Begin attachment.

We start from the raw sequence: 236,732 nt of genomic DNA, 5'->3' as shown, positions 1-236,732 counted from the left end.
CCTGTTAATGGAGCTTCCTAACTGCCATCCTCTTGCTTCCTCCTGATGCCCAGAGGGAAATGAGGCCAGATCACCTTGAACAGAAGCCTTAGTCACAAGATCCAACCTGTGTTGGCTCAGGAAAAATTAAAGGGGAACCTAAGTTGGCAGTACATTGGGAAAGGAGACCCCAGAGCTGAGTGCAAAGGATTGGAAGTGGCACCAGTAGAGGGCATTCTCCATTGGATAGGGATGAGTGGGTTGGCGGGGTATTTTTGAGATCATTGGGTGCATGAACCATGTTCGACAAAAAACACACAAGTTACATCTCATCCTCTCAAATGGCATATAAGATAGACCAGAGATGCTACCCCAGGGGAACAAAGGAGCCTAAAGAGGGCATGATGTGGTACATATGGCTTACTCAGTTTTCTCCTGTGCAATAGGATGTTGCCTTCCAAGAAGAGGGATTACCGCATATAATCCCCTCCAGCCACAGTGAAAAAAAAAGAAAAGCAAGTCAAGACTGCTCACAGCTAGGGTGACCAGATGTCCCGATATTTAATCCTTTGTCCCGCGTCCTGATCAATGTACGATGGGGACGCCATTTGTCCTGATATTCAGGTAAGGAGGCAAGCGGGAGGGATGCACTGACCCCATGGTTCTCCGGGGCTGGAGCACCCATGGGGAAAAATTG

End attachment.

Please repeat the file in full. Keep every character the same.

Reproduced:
We start from the raw sequence: 236,732 nt of genomic DNA, 5'->3' as shown, positions 1-236,732 counted from the left end.
CCTGTTAATGGAGCTTCCTAACTGCCATCCTCTTGCTTCCTCCTGATGCCCAGAGGGAAATGAGGCCAGATCACCTTGAACAGAAGCCTTAGTCACAAGATCCAACCTGTGTTGGCTCAGGAAAAATTAAAGGGGAACCTAAGTTGGCAGTACATTGGGAAAGGAGACCCCAGAGCTGAGTGCAAAGGATTGGAAGTGGCACCAGTAGAGGGCATTCTCCATTGGATAGGGATGAGTGGGTTGGCGGGGTATTTTTGAGATCATTGGGTGCATGAACCATGTTCGACAAAAAACACACAAGTTACATCTCATCCTCTCAAATGGCATATAAGATAGACCAGAGATGCTACCCCAGGGGAACAAAGGAGCCTAAAGAGGGCATGATGTGGTACATATGGCTTACTCAGTTTTCTCCTGTGCAATAGGATGTTGCCTTCCAAGAAGAGGGATTACCGCATATAATCCCCTCCAGCCACAGTGAAAAAAAAAGAAAAGCAAGTCAAGACTGCTCACAGCTAGGGTGACCAGATGTCCCGATATTTAATCCTTTGTCCCGCGTCCTGATCAATGTACGATGGGGACGCCATTTGTCCTGATATTCAGGTAAGGAGGCAAGCGGGAGGGATGCACTGACCCCATGGTTCTCCGGGGCTGGAGCACCCATGGGGAAAAATTG